The two time server types that you’ll see most often are the primary and secondary. When you have two or more primary servers, they will initiate a voting sequence between themselves to decide on what the correct time is and announce that to the other servers and workstations on the network. The secondary servers will look for a primary time server to decide what the correct time should be.
The size of your tree and how many partitions you have will determine which types of time servers you’ll use. One of your design criteria for the network should be to minimize the amount of traffic going between sites. This criterion includes time synchronization traffic. Therefore, I would recommend at least one primary server in each partition.
When you configure time servers at remote locations, make sure the server with the Read/Write replica references the primary time server at its location. By using the Configured Time Sources option in the server’s Monitor.NLM, you can point the primary time servers to each other and point the secondary time servers to the primary time servers nearest them. By setting up time synchronization in this manner, you reduce the amount of service advertising that can occur when one type of time server is trying to find another one.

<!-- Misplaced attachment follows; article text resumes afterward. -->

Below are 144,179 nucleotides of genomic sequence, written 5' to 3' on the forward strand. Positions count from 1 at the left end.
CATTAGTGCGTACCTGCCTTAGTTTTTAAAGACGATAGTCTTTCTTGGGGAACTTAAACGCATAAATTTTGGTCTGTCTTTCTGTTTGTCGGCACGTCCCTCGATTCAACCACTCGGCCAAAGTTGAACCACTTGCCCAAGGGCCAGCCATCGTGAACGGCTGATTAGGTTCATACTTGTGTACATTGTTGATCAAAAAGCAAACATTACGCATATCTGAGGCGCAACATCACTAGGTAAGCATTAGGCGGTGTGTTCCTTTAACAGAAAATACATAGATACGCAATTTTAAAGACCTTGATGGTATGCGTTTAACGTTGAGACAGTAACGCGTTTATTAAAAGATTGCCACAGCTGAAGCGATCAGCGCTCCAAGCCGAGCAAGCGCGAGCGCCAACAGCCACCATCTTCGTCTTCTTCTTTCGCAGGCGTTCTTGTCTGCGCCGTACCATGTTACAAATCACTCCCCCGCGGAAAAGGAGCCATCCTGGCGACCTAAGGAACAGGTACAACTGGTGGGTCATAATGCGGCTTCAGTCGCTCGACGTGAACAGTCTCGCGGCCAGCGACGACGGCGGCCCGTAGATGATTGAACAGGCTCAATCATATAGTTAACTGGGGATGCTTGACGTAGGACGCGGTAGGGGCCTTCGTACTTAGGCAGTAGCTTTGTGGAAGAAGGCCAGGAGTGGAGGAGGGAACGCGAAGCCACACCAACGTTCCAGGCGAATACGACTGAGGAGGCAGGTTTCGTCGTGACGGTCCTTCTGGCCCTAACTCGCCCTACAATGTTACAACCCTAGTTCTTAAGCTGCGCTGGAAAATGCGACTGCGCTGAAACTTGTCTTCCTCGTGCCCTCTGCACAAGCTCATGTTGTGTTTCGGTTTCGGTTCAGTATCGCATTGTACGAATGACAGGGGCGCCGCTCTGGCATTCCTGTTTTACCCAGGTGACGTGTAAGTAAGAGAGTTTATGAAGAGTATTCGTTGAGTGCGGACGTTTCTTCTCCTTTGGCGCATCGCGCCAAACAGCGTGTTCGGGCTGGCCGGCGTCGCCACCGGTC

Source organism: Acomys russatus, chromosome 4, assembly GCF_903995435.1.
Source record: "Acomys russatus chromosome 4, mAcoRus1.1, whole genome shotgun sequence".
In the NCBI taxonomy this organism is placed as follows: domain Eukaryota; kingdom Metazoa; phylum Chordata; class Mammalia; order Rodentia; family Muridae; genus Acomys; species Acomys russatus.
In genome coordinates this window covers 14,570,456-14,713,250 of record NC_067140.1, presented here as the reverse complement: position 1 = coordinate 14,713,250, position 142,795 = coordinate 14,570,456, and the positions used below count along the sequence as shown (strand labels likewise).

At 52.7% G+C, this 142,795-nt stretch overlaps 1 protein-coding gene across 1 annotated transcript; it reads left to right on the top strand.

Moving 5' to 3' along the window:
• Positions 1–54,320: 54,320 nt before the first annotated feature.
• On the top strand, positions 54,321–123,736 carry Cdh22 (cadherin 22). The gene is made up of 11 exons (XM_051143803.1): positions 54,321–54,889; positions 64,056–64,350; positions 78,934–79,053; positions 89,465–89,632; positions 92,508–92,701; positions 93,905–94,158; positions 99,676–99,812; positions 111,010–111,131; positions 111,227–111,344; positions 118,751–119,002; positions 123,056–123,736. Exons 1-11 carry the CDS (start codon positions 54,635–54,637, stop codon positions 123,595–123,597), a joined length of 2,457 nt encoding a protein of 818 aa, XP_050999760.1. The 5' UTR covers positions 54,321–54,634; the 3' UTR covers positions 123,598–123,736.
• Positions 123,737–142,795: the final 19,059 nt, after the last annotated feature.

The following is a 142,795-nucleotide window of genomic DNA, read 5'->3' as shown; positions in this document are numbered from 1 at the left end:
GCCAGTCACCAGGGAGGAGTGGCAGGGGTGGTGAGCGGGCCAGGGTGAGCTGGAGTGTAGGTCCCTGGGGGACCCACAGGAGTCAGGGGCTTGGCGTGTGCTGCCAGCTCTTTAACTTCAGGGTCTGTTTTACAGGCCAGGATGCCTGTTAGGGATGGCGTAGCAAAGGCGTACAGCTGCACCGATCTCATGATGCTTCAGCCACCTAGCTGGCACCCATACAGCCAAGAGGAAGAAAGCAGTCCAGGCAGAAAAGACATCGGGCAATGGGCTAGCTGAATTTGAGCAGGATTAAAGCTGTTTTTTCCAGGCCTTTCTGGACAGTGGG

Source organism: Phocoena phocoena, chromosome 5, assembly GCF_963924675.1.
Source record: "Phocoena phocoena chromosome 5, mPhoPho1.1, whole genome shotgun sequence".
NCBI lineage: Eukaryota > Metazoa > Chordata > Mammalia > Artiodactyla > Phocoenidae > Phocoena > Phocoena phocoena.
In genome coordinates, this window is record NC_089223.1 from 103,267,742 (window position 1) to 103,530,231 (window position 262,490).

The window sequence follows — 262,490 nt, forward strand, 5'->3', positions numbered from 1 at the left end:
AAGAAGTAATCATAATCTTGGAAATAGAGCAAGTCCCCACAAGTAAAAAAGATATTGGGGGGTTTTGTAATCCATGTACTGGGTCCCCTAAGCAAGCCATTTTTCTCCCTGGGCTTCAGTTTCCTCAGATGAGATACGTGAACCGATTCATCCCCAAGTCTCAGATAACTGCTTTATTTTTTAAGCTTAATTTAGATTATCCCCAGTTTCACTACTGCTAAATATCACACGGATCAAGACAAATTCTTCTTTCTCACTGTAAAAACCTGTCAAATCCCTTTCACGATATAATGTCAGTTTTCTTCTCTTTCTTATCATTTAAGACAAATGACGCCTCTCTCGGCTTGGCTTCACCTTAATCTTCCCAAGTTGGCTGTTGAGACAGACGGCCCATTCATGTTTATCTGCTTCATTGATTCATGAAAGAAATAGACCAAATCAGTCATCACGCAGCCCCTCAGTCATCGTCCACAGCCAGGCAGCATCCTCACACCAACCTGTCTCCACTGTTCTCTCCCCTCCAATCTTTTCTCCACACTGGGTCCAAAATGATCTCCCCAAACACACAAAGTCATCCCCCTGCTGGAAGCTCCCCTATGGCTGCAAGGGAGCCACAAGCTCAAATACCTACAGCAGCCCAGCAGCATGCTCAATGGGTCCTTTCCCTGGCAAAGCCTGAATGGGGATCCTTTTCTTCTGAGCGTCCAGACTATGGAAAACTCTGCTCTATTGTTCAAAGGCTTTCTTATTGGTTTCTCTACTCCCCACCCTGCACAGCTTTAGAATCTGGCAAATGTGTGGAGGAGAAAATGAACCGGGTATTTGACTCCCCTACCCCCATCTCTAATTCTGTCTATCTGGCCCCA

Trick of the trade
Here’s one trick that you probably won’t find in the manual or in any of the TIDs on support.novell.com. When using the Configured Time Sources option in MONITOR.NLM, you need to put a :123 after the TCP/IP address or fully qualified DNS name of the time server that you are going to reference—if it’s from an external time sources. If you are pointing one NetWare server to another, you don’t have to use the :123; the TCP/IP address will work just fine by itself.
Get planting…um…planning that tree!
The information in this Daily Drill Down may seem a little overwhelming, but if you take it one step at a time, you’ll do fine in designing your NDS tree. Keep in mind that there is no one way to design a tree. The best tree design is the design that works for you.